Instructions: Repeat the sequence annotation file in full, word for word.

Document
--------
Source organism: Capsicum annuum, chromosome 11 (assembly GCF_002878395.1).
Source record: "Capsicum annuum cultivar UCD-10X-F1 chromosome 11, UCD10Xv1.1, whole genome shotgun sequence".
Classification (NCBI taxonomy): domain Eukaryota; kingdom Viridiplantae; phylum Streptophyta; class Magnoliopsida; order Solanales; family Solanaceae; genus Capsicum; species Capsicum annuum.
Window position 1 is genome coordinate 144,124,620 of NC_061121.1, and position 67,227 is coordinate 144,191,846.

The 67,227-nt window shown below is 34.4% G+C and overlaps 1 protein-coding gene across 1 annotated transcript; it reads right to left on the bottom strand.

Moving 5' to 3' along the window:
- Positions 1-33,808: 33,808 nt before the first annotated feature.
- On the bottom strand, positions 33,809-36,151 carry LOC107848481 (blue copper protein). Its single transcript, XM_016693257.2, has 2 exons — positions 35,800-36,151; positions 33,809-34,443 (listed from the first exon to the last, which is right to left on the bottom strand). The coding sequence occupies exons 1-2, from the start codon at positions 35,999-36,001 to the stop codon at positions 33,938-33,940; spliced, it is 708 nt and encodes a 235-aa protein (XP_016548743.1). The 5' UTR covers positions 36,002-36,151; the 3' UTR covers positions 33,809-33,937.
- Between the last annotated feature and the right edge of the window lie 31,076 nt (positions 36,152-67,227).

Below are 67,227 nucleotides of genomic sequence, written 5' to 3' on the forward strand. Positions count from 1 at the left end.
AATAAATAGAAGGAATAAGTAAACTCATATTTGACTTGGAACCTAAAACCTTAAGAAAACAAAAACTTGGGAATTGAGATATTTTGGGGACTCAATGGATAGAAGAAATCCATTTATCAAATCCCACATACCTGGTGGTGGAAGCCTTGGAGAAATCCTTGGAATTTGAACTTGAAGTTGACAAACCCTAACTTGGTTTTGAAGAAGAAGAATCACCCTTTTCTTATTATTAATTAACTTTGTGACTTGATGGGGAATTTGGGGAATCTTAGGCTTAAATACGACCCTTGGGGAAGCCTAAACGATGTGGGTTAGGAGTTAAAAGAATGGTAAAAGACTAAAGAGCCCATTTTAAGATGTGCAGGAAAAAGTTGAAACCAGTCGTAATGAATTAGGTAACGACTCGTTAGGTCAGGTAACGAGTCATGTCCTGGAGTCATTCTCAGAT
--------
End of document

Source organism: Capsicum annuum, chromosome 11 (assembly GCF_002878395.1).
Source record: "Capsicum annuum cultivar UCD-10X-F1 chromosome 11, UCD10Xv1.1, whole genome shotgun sequence".
Classification (NCBI taxonomy): domain Eukaryota; kingdom Viridiplantae; phylum Streptophyta; class Magnoliopsida; order Solanales; family Solanaceae; genus Capsicum; species Capsicum annuum.
Window position 1 is genome coordinate 144,124,620 of NC_061121.1, and position 67,227 is coordinate 144,191,846.

The 67,227-nt window shown below is 34.4% G+C and overlaps 1 protein-coding gene across 1 annotated transcript; it reads right to left on the bottom strand.

Moving 5' to 3' along the window:
- Positions 1-33,808: 33,808 nt before the first annotated feature.
- On the bottom strand, positions 33,809-36,151 carry LOC107848481 (blue copper protein). Its single transcript, XM_016693257.2, has 2 exons — positions 35,800-36,151; positions 33,809-34,443 (listed from the first exon to the last, which is right to left on the bottom strand). The coding sequence occupies exons 1-2, from the start codon at positions 35,999-36,001 to the stop codon at positions 33,938-33,940; spliced, it is 708 nt and encodes a 235-aa protein (XP_016548743.1). The 5' UTR covers positions 36,002-36,151; the 3' UTR covers positions 33,809-33,937.
- Between the last annotated feature and the right edge of the window lie 31,076 nt (positions 36,152-67,227).

Below are 67,227 nucleotides of genomic sequence, written 5' to 3' on the forward strand. Positions count from 1 at the left end.
AATAAATAGAAGGAATAAGTAAACTCATATTTGACTTGGAACCTAAAACCTTAAGAAAACAAAAACTTGGGAATTGAGATATTTTGGGGACTCAATGGATAGAAGAAATCCATTTATCAAATCCCACATACCTGGTGGTGGAAGCCTTGGAGAAATCCTTGGAATTTGAACTTGAAGTTGACAAACCCTAACTTGGTTTTGAAGAAGAAGAATCACCCTTTTCTTATTATTAATTAACTTTGTGACTTGATGGGGAATTTGGGGAATCTTAGGCTTAAATACGACCCTTGGGGAAGCCTAAACGATGTGGGTTAGGAGTTAAAAGAATGGTAAAAGACTAAAGAGCCCATTTTAAGATGTGCAGGAAAAAGTTGAAACCAGTCGTAATGAATTAGGTAACGACTCGTTAGGTCAGGTAACGAGTCATGTCCTGGAGTCATTCTCAGAT